Science + Technology

Campus breaks own record, tops $1 billion in research funding

UCLA has long been known for the breadth and quality of its research enterprise, consistently ranking among the nation's top five universities in the value of research grants and contracts received.
Now, for the first time, the campus has passed an important milestone illustrative of its comprehensive research program — $1 billion in competitively awarded research grants and contracts in a single year.
With about a month before the close of the 2009–10 fiscal year, faculty have garnered 639 grants and contracts totaling $1.02 billion, surpassing last year's campus record of $968.3 million.
"We've done terrifically well," said Vice Chancellor for Research Roberto Peccei, who has been watching the numbers steadily increase daily when he checks the online resource portal where updated statistics are posted. "It's a testament to the commitment and ingenuity of faculty across all academic disciplines as well as the dedication of the research administration staff that provides the infrastructure necessary to process the sheer volume of proposals and awards."
The two single largest sources of research funding are the National Institutes of Health (NIH) and the National Science Foundation (NSF).
Among the most recent recipients of research funding is Alex Ortega, a professor of public health and of psychiatry and biobehavioral sciences, who won a $10 million grant from the NIH to establish a center to reduce cardiovascular disease risk among Latinos in East Los Angeles. And James C. Liao, the Chancellor's Professor of Chemical and Biomolecular Engineering at the Henry Samueli School of Engineering and Applied Science, has just been awarded $4 million to develop a method to convert carbon dioxide to liquid fuel isobutanol using electricity. Liao's grant comes from the U.S. Department of Energy's Advanced Research Projects Agency (ARPA-E). 
About $123 million of the research funding this year has come as a result of the federal government's economic stimulus legislation known as the American Recovery and Reinvestment Act. Peccei noted that stimulus funding, which can be spent only on specific research projects, does not replace the dramatic reduction in state support, which is available for a variety of non-research purposes.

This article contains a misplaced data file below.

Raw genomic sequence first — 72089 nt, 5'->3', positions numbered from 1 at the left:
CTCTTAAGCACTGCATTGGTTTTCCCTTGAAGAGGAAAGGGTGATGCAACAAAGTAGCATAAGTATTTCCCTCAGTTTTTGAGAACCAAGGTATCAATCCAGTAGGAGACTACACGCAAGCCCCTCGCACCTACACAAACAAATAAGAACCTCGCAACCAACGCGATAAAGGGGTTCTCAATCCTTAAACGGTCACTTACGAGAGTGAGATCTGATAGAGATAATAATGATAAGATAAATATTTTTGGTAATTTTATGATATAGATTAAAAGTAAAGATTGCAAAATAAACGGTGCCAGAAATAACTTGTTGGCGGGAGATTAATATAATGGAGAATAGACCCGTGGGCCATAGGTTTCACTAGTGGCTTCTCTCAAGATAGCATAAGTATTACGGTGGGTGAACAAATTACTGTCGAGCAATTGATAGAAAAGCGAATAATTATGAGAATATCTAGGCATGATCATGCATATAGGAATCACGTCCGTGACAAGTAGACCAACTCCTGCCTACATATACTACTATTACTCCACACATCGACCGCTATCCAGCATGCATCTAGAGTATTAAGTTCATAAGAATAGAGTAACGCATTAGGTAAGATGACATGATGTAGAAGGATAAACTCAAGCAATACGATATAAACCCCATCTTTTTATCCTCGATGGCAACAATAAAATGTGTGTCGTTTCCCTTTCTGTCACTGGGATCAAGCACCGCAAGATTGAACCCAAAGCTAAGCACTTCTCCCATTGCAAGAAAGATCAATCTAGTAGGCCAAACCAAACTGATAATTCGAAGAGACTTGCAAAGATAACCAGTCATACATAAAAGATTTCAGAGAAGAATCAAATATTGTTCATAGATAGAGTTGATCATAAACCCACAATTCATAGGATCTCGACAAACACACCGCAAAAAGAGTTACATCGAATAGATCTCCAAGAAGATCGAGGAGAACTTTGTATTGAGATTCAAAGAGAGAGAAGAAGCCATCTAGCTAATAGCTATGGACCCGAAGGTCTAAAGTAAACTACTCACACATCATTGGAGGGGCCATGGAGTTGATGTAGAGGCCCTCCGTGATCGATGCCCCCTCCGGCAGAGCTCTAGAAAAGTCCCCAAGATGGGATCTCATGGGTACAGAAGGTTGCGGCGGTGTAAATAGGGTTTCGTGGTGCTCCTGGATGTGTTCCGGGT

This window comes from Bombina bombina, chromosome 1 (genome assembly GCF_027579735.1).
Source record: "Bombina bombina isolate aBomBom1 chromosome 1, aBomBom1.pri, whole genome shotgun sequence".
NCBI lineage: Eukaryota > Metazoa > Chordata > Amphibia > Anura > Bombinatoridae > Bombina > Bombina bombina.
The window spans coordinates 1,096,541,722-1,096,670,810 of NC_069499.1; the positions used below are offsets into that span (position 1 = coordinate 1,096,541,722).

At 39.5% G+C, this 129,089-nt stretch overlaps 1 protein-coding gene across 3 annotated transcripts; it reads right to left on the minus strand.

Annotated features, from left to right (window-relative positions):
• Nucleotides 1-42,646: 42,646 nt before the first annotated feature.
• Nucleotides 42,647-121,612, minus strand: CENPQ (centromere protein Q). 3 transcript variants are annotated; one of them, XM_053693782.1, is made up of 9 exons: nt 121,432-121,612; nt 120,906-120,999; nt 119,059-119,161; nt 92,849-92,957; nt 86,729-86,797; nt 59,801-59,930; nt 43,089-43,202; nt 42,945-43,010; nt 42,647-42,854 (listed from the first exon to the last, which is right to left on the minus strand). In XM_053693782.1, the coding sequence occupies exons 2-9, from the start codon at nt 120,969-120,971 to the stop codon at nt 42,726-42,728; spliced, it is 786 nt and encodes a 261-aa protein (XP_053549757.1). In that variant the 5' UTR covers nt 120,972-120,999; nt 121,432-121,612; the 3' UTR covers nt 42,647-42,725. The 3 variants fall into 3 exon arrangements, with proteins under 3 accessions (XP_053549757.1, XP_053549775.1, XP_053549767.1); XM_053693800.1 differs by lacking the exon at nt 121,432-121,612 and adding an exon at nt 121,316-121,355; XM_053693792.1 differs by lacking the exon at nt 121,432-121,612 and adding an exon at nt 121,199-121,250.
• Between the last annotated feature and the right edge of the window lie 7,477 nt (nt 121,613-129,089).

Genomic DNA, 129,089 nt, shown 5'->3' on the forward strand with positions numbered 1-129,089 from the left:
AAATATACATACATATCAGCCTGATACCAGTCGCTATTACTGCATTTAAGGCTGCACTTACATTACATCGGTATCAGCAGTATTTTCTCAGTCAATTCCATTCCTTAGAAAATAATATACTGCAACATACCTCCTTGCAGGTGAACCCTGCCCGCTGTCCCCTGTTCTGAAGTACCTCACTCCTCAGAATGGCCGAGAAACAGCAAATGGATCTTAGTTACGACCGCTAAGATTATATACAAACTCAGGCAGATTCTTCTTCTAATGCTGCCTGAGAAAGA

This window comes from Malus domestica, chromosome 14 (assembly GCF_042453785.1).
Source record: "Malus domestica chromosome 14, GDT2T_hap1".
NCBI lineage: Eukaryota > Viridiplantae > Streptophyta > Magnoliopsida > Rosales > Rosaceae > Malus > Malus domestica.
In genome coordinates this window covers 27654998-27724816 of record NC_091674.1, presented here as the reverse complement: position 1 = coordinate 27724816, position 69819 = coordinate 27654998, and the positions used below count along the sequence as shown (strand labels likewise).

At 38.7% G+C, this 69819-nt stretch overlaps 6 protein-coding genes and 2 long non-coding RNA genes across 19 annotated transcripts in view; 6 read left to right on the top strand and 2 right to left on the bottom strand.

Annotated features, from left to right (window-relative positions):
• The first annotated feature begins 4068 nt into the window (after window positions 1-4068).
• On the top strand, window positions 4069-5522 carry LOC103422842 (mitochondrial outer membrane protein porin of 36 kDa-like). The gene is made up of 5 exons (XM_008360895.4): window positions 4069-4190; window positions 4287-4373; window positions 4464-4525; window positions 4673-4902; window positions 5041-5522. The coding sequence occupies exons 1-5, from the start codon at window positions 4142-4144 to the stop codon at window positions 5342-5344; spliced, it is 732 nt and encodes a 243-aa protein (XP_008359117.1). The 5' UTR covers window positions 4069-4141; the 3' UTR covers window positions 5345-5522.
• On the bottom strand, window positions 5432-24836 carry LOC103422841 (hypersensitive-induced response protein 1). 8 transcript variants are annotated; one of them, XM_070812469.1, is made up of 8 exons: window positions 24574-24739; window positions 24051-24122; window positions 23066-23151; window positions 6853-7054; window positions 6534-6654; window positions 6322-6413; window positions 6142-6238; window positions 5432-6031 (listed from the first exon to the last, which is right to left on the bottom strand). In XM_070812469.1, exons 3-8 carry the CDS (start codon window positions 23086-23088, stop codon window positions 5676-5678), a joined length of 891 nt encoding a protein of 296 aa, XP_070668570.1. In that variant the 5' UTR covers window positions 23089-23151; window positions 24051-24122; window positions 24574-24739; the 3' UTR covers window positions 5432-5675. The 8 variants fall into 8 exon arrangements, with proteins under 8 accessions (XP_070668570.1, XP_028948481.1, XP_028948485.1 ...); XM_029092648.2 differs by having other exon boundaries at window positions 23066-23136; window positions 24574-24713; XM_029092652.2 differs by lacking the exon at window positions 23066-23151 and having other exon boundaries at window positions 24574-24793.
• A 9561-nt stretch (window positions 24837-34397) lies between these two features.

Even without stimulus funding, UCLA performed well, Peccei said. When the fiscal year closes on June 30, he expects non-stimulus funding to show an increase of 3 to 5 percent from 2008–09.
The biggest winners of research funding this fiscal year have been the David Geffen School of Medicine, with $405.4 million in awards; the College of Letters and Science, with $142.7 million; the Semel Institute for Neuroscience and Human Behavior, with $113.6 million; the Henry Samueli School of Engineering and Applied Science, with $95.5 million; and the School of Public Health, with $45.2 million.
The success of faculty in bringing in large awards has been particularly strong in the sciences, but the arts and social sciences also have had success.
In the College of Letters and Science, the Division of Social Sciences has brought in $9 million in grants and contracts thus far this fiscal year. The School of the Arts and Architecture has garnered $2.6 million in awards, and the School of Theater, Film and Television has won $2.4 million.
"The awards have been coming in across the board," Peccei said.
UCLA is California's largest university, with an enrollment of nearly 38,000 undergraduate and graduate students. The UCLA College of Letters and Science and the university's 11 professional schools feature renowned faculty and offer more than 323 degree programs and majors. UCLA is a national and international leader in the breadth and quality of its academic, research, health care, cultural, continuing education and athletic programs. Five alumni and five faculty have been awarded the Nobel Prize.
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